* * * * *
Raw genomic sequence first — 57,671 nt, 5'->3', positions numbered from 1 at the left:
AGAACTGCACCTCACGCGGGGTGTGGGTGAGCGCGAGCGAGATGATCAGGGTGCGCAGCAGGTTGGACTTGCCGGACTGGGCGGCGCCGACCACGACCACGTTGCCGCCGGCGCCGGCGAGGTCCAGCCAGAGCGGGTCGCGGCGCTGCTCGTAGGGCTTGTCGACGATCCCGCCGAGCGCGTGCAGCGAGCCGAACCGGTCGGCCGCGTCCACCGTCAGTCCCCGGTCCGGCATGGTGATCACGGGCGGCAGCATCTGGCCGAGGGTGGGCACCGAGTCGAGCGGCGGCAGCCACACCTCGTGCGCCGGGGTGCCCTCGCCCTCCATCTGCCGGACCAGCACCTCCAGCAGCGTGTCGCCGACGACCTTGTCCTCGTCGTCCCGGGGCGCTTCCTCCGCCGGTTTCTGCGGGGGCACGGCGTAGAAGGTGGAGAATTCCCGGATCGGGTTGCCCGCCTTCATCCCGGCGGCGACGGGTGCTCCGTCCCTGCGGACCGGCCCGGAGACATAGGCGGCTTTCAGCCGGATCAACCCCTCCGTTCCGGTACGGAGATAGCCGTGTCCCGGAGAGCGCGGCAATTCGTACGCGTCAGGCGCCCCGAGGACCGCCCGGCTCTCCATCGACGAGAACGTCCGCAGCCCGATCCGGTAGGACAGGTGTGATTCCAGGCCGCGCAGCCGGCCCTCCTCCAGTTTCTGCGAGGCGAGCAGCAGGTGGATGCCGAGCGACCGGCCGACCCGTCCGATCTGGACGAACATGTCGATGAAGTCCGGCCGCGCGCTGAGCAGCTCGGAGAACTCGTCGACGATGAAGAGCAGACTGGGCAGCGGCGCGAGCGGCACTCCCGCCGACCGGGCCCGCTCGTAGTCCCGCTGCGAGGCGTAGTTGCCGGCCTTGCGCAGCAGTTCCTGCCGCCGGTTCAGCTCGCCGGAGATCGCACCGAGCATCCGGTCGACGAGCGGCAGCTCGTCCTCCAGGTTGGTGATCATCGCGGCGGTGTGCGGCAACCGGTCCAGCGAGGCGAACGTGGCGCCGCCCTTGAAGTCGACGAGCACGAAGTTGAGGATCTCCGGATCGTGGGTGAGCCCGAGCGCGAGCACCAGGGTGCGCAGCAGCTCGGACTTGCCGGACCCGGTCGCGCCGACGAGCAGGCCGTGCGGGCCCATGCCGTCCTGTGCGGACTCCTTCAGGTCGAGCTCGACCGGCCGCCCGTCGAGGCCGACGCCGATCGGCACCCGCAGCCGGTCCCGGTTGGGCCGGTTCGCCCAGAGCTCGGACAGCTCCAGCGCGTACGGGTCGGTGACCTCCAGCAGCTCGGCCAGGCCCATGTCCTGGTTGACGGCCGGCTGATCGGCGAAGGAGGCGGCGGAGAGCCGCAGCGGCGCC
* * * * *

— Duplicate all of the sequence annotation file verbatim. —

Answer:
Raw genomic sequence first — 57,671 nt, 5'->3', positions numbered from 1 at the left:
AGAACTGCACCTCACGCGGGGTGTGGGTGAGCGCGAGCGAGATGATCAGGGTGCGCAGCAGGTTGGACTTGCCGGACTGGGCGGCGCCGACCACGACCACGTTGCCGCCGGCGCCGGCGAGGTCCAGCCAGAGCGGGTCGCGGCGCTGCTCGTAGGGCTTGTCGACGATCCCGCCGAGCGCGTGCAGCGAGCCGAACCGGTCGGCCGCGTCCACCGTCAGTCCCCGGTCCGGCATGGTGATCACGGGCGGCAGCATCTGGCCGAGGGTGGGCACCGAGTCGAGCGGCGGCAGCCACACCTCGTGCGCCGGGGTGCCCTCGCCCTCCATCTGCCGGACCAGCACCTCCAGCAGCGTGTCGCCGACGACCTTGTCCTCGTCGTCCCGGGGCGCTTCCTCCGCCGGTTTCTGCGGGGGCACGGCGTAGAAGGTGGAGAATTCCCGGATCGGGTTGCCCGCCTTCATCCCGGCGGCGACGGGTGCTCCGTCCCTGCGGACCGGCCCGGAGACATAGGCGGCTTTCAGCCGGATCAACCCCTCCGTTCCGGTACGGAGATAGCCGTGTCCCGGAGAGCGCGGCAATTCGTACGCGTCAGGCGCCCCGAGGACCGCCCGGCTCTCCATCGACGAGAACGTCCGCAGCCCGATCCGGTAGGACAGGTGTGATTCCAGGCCGCGCAGCCGGCCCTCCTCCAGTTTCTGCGAGGCGAGCAGCAGGTGGATGCCGAGCGACCGGCCGACCCGTCCGATCTGGACGAACATGTCGATGAAGTCCGGCCGCGCGCTGAGCAGCTCGGAGAACTCGTCGACGATGAAGAGCAGACTGGGCAGCGGCGCGAGCGGCACTCCCGCCGACCGGGCCCGCTCGTAGTCCCGCTGCGAGGCGTAGTTGCCGGCCTTGCGCAGCAGTTCCTGCCGCCGGTTCAGCTCGCCGGAGATCGCACCGAGCATCCGGTCGACGAGCGGCAGCTCGTCCTCCAGGTTGGTGATCATCGCGGCGGTGTGCGGCAACCGGTCCAGCGAGGCGAACGTGGCGCCGCCCTTGAAGTCGACGAGCACGAAGTTGAGGATCTCCGGATCGTGGGTGAGCCCGAGCGCGAGCACCAGGGTGCGCAGCAGCTCGGACTTGCCGGACCCGGTCGCGCCGACGAGCAGGCCGTGCGGGCCCATGCCGTCCTGTGCGGACTCCTTCAGGTCGAGCTCGACCGGCCGCCCGTCGAGGCCGACGCCGATCGGCACCCGCAGCCGGTCCCGGTTGGGCCGGTTCGCCCAGAGCTCGGACAGCTCCAGCGCGTACGGGTCGGTGACCTCCAGCAGCTCGGCCAGGCCCATGTCCTGGTTGACGGCCGGCTGATCGGCGAAGGAGGCGGCGGAGAGCCGCAGCGGCGCC